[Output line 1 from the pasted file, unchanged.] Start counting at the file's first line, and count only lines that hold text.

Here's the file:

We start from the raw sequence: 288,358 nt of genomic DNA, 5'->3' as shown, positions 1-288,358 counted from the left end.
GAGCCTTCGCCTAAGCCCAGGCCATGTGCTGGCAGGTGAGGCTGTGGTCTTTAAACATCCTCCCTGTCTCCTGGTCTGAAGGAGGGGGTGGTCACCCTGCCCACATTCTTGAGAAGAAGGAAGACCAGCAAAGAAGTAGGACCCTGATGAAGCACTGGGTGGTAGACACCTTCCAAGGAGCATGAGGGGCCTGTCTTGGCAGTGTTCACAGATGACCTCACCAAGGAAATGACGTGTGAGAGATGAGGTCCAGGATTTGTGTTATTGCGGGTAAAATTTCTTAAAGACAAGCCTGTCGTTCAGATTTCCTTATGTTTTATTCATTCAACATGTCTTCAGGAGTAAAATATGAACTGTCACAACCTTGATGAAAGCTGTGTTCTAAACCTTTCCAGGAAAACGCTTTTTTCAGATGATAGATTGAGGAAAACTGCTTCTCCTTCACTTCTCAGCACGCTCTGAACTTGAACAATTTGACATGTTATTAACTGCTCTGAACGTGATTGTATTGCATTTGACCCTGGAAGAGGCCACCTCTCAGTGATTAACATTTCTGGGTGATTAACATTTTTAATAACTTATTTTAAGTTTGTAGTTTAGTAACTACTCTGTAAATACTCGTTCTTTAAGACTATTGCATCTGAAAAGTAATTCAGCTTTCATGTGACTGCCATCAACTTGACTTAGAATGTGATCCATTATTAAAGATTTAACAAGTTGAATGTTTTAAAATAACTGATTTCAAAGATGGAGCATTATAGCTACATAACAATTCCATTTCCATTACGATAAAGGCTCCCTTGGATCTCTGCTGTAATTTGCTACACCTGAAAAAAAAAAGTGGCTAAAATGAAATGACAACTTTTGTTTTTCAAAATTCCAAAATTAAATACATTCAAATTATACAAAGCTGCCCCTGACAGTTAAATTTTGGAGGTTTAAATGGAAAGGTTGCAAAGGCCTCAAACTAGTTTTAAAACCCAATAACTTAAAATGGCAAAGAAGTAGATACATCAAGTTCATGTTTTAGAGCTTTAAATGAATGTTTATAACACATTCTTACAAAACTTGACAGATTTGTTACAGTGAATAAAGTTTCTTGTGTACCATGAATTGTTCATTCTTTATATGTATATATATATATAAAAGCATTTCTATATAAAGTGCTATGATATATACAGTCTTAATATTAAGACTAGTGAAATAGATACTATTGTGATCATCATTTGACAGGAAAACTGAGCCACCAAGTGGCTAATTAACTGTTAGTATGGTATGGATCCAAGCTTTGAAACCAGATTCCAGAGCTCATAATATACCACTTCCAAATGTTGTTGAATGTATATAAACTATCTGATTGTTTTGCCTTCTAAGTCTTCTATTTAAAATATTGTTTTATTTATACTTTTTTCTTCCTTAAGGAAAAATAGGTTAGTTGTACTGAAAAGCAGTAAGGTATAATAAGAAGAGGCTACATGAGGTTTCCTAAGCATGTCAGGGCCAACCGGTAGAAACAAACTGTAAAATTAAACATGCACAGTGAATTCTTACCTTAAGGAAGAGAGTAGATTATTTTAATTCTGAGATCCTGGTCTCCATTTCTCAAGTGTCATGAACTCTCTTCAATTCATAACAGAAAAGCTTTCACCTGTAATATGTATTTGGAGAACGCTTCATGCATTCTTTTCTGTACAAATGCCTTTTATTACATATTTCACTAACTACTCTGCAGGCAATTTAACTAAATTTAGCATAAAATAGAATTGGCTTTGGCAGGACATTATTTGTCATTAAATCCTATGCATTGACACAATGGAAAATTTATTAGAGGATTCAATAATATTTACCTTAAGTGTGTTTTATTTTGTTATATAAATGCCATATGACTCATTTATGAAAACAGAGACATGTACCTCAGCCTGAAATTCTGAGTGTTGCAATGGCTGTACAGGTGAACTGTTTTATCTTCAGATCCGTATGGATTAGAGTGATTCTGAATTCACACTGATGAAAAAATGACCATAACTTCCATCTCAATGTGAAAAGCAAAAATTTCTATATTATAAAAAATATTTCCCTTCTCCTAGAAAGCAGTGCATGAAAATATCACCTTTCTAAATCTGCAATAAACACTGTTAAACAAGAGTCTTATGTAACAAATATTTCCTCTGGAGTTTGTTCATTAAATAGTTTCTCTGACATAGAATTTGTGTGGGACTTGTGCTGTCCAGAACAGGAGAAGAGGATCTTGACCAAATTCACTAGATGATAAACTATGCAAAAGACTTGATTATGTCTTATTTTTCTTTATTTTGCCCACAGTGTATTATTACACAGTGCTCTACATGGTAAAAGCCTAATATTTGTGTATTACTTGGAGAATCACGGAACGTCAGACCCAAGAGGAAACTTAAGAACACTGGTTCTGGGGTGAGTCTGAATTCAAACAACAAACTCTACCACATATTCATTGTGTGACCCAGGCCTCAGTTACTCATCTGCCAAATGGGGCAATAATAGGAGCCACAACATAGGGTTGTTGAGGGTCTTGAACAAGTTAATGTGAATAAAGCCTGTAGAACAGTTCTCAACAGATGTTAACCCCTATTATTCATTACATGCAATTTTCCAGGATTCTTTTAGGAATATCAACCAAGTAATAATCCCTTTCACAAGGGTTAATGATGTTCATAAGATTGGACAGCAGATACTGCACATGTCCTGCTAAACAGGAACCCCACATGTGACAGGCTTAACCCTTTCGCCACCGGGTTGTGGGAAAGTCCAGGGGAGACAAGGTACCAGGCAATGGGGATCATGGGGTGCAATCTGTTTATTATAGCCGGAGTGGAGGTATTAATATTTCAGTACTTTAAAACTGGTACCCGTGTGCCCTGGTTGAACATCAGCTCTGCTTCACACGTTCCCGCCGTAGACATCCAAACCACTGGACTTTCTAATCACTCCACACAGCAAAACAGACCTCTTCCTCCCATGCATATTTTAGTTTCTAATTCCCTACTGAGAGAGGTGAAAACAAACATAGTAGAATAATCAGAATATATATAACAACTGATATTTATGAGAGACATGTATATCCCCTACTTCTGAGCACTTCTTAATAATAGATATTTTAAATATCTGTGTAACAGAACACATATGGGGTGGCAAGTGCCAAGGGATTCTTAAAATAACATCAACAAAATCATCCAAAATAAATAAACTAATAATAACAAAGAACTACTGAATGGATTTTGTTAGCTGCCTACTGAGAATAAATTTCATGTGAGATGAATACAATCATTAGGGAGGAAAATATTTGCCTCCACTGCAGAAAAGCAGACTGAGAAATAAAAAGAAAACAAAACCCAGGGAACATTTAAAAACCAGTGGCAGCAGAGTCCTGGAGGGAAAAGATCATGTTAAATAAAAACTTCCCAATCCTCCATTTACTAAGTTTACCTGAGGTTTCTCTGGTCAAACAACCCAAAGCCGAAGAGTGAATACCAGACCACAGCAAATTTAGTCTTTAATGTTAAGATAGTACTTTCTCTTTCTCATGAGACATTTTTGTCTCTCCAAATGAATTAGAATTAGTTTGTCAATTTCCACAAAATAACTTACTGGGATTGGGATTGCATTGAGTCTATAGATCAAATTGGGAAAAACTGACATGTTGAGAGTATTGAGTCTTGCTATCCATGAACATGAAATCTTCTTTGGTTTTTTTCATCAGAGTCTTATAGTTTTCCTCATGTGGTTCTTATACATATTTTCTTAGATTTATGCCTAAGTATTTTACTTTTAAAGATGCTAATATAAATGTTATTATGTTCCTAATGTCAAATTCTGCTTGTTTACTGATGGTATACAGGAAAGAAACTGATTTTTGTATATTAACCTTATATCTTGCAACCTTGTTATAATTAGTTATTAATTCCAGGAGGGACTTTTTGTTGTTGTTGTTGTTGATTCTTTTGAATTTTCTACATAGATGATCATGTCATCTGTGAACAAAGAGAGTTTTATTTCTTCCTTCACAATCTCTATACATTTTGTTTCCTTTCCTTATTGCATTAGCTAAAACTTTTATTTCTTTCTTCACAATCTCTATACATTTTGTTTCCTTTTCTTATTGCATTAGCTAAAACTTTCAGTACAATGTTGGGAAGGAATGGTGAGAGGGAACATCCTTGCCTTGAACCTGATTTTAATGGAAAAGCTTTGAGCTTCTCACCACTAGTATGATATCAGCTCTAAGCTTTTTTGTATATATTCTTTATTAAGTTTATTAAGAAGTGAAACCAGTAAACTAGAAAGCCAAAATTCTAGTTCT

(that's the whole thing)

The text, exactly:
We start from the raw sequence: 288,358 nt of genomic DNA, 5'->3' as shown, positions 1-288,358 counted from the left end.